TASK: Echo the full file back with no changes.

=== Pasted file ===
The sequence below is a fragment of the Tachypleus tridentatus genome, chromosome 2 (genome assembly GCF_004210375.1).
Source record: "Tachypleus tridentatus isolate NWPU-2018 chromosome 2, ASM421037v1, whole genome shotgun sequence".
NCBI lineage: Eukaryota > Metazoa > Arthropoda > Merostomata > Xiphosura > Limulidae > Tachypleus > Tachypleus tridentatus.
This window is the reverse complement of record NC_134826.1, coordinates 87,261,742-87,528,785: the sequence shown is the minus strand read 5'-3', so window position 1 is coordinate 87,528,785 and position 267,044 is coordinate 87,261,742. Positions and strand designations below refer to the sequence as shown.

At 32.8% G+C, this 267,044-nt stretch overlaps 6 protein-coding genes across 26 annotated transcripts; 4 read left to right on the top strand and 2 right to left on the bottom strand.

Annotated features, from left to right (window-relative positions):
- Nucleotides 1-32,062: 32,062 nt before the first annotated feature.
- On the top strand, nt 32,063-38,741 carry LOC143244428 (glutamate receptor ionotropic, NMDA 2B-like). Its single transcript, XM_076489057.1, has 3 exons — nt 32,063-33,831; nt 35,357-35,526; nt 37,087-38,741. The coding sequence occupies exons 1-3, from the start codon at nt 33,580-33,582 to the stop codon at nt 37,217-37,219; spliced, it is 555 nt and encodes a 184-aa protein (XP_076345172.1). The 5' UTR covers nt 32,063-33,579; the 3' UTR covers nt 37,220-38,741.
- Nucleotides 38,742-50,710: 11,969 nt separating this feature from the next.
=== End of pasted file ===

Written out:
The sequence below is a fragment of the Tachypleus tridentatus genome, chromosome 2 (genome assembly GCF_004210375.1).
Source record: "Tachypleus tridentatus isolate NWPU-2018 chromosome 2, ASM421037v1, whole genome shotgun sequence".
NCBI lineage: Eukaryota > Metazoa > Arthropoda > Merostomata > Xiphosura > Limulidae > Tachypleus > Tachypleus tridentatus.
This window is the reverse complement of record NC_134826.1, coordinates 87,261,742-87,528,785: the sequence shown is the minus strand read 5'-3', so window position 1 is coordinate 87,528,785 and position 267,044 is coordinate 87,261,742. Positions and strand designations below refer to the sequence as shown.

At 32.8% G+C, this 267,044-nt stretch overlaps 6 protein-coding genes across 26 annotated transcripts; 4 read left to right on the top strand and 2 right to left on the bottom strand.

Annotated features, from left to right (window-relative positions):
- Nucleotides 1-32,062: 32,062 nt before the first annotated feature.
- On the top strand, nt 32,063-38,741 carry LOC143244428 (glutamate receptor ionotropic, NMDA 2B-like). Its single transcript, XM_076489057.1, has 3 exons — nt 32,063-33,831; nt 35,357-35,526; nt 37,087-38,741. The coding sequence occupies exons 1-3, from the start codon at nt 33,580-33,582 to the stop codon at nt 37,217-37,219; spliced, it is 555 nt and encodes a 184-aa protein (XP_076345172.1). The 5' UTR covers nt 32,063-33,579; the 3' UTR covers nt 37,220-38,741.
- Nucleotides 38,742-50,710: 11,969 nt separating this feature from the next.